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The end of an era

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By Elroy Riggs

There was a customer of mine who ran a store along a narrow blacktop road on the Kentucky and Tennessee line. I'll call her Minnie. I'm a little shy of using names in stories since lawyers are now advertising.

Anyway, she had run a store there since 1944. The front part of the store used to be a corncrib. When Tennessee raised its property tax, Minnie and her husband jacked it up and put skids under it and dragged it across the road to the Kentucky side with two teams of horses and built living quarters behind. She and her husband sold groceries and bought cream and eggs from the local farmers there.

Minnie remembers lying in bed at night and listening to the eggs crack after their wood stove lost its battle with the winter cold. Minnie and her husband had two boys, waited 10 years, then had a girl. Her husband used to say they were the best crop they ever raised. The boys went to a one-room school. Poor disadvantaged things. No swimming pool during gym class. No teachers fretting over their self-esteem. Not knowing any better. The boys went off to college, got degrees and made something of themselves. Then danged if the girl didn't go and do the same.

Minnie and her husband had a straightforward parenting philosophy - hard work, good food, lots of love and church on Sundays. They also had the good fortune to raise their children at a time when television reception was pitiful and there were no video games.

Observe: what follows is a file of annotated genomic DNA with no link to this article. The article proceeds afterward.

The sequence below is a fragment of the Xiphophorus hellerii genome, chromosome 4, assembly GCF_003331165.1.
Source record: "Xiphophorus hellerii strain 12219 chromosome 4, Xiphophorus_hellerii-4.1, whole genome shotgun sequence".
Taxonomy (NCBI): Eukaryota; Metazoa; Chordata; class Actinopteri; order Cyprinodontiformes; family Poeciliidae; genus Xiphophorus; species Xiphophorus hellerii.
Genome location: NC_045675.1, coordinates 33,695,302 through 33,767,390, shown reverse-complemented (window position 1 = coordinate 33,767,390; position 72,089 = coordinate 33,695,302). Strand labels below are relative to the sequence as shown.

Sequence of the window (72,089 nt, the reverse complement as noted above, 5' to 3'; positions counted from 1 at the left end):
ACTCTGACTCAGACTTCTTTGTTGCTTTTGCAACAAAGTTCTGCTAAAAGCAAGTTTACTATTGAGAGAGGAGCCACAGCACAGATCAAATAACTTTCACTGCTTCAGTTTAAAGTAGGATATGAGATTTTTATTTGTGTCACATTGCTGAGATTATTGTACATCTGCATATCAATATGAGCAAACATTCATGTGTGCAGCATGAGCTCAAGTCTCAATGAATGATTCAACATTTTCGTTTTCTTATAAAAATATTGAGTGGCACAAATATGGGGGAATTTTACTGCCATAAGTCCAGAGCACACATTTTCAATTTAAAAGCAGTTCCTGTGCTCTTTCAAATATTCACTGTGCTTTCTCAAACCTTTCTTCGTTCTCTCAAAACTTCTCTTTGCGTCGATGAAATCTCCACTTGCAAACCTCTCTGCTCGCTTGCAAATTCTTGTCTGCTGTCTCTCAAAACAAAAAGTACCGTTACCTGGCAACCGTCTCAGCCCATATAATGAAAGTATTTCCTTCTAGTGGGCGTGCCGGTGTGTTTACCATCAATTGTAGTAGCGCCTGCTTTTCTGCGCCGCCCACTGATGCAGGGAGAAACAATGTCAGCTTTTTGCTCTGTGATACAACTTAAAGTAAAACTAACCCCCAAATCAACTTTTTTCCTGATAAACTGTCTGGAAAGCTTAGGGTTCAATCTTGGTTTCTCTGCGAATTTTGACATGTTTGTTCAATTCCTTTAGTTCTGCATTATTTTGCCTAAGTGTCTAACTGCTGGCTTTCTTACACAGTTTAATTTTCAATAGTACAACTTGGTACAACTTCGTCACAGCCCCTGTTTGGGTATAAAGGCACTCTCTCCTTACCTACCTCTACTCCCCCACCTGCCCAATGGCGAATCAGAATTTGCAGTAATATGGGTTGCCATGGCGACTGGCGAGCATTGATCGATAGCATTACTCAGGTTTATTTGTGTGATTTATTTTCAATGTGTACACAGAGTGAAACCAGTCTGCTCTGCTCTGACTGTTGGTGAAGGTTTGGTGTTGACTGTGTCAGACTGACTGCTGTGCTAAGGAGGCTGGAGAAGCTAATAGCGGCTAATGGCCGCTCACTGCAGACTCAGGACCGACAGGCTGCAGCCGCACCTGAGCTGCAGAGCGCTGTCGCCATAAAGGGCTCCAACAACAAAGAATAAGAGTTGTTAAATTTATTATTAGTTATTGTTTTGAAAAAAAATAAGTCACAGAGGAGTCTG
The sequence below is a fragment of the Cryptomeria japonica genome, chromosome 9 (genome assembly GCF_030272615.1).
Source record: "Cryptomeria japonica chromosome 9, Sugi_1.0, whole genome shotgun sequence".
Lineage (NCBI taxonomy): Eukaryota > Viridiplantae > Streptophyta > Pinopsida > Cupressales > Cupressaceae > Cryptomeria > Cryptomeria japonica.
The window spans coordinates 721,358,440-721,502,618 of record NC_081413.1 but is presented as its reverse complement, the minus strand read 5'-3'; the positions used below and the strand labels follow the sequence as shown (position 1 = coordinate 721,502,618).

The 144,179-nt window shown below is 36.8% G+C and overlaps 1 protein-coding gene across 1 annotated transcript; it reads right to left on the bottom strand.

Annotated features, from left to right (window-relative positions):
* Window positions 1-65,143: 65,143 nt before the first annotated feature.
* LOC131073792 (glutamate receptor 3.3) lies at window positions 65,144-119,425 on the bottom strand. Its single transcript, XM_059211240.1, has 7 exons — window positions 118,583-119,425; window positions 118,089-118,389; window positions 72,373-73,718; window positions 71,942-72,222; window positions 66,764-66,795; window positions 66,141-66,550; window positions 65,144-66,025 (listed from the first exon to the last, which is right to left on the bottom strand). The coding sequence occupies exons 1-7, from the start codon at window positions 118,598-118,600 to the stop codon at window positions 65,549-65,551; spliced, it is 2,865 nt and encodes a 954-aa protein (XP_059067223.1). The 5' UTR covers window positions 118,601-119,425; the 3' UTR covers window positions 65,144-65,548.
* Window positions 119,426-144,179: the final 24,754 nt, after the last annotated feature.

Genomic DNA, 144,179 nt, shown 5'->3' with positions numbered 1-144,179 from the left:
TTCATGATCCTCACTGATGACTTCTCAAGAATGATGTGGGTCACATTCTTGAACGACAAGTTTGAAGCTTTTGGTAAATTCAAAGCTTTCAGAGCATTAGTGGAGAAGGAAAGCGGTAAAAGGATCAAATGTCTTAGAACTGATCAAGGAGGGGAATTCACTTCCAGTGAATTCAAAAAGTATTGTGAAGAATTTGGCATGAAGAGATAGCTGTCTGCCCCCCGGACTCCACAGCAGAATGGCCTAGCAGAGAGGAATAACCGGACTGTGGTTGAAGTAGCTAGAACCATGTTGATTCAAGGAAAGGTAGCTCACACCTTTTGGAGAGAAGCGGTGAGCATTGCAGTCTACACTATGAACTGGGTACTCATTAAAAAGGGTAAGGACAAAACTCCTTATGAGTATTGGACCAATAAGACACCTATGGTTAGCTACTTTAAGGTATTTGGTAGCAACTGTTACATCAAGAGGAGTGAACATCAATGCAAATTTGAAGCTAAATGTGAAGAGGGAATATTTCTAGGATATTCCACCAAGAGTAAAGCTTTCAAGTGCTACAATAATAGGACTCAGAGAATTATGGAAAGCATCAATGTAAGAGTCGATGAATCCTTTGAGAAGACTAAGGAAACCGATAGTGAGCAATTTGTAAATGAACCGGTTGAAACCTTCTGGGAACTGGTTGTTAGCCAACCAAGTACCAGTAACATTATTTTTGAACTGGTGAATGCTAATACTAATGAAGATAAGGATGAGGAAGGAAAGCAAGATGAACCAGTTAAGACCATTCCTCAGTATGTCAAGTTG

They watched The Ed Sullivan Show on Sunday nights. But the Beatles were always upside down and green and pink. A little of that went a long way. Her husband died in 1990, and Minnie sold off the farm and equipment but continued to run the store. A lot of the time since, the orders she bought weren't worth my time, but how could I not call on her after so many years of being a loyal customer?

The girl went to college, got married, and has a family of her own. None of her children want to live there, and Minnie is having to move to a mini-home. Now 61 years of running a store along that country road will come to an end. I try not to think about that.

On the last trip around before she closed her store, we sat for more than a half hour on her front porch, as she reminisced about her life: "Up until this year, I have always had a garden. I can't hardly keep from working now. But I can't go," she complained with a chuckle. "It goes hard with me. I was always used to hard work."

Elroy Riggs

Campbellsville